Read a related YWCA story here.
CHARLESTON, W.Va. -- Think of a roaring city full of tall buildings, lots of confusing traffic and sidewalks teeming with people.
Charleston might not immediately come to mind but, to a girl from sleepy, small-town West Virginia in the early 20th century, it certainly looked like one.
"It was a big city," says Lorella Boggess.
At age 18, she moved to Charleston in 1939 to take a job typing and filing with the National Youth Administration, a New Deal jobs program for young people.
Where to stay in that big, possibly dangerous, city, so unlike the quiet streets of home? Back then, there was about one game in town for a young woman facing the bustle of the Mountain State's capital -- lodging at the Young Women's Christian Association.
It's not hard to find, among the women of the city's Edgewood Summit retirement home, tales of what that building meant to them when they were young -- and when they were older.
"It was a comfortable, safe place to stay for young women," Boggess said. "I stayed there through the winter in '39 up until the '40s."
She shared an apartment with another woman and a communal bathroom with a bunch of them. It was so many years ago that she doesn't recall too many details except for big important ones and oddly remembered little ones.
"No men or boys were allowed upstairs, I remember," she said. "The manager -- I guess she was the manager -- I remember her name, of all things to remember. It was Clotille Littleton."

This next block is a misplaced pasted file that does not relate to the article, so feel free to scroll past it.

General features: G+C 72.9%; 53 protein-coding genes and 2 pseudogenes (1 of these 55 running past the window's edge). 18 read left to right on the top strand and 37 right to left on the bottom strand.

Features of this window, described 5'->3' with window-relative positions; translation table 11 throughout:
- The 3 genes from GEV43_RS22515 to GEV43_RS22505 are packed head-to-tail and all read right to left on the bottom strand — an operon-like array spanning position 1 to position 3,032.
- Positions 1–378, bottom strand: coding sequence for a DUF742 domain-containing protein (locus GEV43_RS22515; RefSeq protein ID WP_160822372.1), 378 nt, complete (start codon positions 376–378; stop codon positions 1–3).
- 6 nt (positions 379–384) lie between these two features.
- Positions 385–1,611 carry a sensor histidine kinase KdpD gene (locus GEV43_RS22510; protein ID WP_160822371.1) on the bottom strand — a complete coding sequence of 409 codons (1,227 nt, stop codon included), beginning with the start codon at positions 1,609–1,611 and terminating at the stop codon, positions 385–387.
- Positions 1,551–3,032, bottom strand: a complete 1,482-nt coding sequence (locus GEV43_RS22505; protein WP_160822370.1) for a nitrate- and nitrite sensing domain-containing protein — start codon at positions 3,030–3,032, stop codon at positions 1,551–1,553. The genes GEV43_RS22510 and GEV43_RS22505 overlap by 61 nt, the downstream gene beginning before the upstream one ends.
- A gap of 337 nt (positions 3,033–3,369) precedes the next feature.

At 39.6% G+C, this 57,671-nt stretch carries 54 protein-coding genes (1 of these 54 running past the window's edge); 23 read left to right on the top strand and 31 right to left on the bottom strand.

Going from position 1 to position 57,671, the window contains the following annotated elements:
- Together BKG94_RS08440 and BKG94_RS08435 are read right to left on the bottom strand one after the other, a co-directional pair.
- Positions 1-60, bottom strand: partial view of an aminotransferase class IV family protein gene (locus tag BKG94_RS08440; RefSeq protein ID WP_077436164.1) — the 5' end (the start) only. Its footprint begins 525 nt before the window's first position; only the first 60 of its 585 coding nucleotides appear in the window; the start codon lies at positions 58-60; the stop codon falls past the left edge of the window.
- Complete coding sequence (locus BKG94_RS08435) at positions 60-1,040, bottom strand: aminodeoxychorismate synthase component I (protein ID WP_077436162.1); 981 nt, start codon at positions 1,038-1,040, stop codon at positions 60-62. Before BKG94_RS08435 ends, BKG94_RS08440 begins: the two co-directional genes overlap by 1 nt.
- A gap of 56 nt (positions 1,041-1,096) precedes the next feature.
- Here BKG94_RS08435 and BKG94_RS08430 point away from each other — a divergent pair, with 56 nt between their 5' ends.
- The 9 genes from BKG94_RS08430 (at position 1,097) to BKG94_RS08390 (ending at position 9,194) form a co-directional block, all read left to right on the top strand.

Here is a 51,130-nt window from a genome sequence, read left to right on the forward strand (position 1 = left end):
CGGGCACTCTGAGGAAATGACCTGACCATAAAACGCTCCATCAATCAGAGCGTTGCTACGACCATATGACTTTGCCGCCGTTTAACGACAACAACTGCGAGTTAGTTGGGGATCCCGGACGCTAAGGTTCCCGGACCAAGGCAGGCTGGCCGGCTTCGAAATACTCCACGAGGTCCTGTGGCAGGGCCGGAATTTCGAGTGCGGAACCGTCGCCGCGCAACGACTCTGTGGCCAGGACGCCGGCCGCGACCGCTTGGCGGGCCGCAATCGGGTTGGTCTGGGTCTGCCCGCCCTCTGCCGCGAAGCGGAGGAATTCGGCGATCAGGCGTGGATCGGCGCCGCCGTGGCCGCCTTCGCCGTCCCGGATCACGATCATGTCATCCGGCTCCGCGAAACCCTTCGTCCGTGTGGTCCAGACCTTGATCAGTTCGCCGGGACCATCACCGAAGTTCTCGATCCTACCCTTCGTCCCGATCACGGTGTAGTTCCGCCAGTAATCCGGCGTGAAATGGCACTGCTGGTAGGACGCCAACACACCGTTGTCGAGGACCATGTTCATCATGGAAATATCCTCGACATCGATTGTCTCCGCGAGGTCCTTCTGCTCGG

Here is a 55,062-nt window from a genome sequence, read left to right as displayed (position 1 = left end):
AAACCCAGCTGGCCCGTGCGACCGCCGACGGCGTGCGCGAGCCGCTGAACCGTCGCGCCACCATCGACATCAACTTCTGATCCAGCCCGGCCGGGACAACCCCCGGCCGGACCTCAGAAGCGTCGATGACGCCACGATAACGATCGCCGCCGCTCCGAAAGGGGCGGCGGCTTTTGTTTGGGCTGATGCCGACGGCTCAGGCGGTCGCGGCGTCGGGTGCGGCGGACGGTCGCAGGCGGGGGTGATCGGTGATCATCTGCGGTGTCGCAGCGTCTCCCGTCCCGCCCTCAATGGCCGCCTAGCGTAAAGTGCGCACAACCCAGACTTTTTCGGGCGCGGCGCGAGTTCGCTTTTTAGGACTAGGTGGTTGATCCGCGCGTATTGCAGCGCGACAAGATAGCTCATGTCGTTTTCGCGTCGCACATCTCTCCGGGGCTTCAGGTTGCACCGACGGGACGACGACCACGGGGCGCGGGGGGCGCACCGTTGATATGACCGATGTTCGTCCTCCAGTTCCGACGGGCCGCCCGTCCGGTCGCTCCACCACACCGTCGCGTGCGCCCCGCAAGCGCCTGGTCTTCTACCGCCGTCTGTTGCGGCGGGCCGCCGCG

The YW also was where a young girl went in high summer to cool down at a time when pools were few and far between.
"You didn't have a pool in every backyard," recalled Ruth Elam, who grew up on the East End. "As near as I can remember, there was one [private] pool, that belonged to Mr. Middleburg, who owned the Capitol Theater. If we wanted to go swimming, we either had to have somebody drive us out of town or we went to the Y."
Only, you didn't say you were going for a swim, said Elam who could walk to the YWCA from her home along with her East End girlfriends.
"It was called 'the Plunge.' We went for a 'plunge.'"
Forget about bringing your own bathing suit.
"It was required we wear their bathing suits, not ours. They were gray wool. And they had no shape. They covered us, and that was about it."
In 1947, Emily Warden moved to Charleston from the quiet, hilly streets of her hometown of Hinton, hoping to find a teaching job. "So I came to the big city to get that," she said.
She stayed with a cousin for a while. The cousin then asked her to move out for a couple of days, since she'd promised lodging to a visitor.
"She asked me to leave because this famous missionary was coming home. I went to the Y and stayed two nights - and I'll never forget that, because it was a safe haven for me and a place I had to go in a hurry."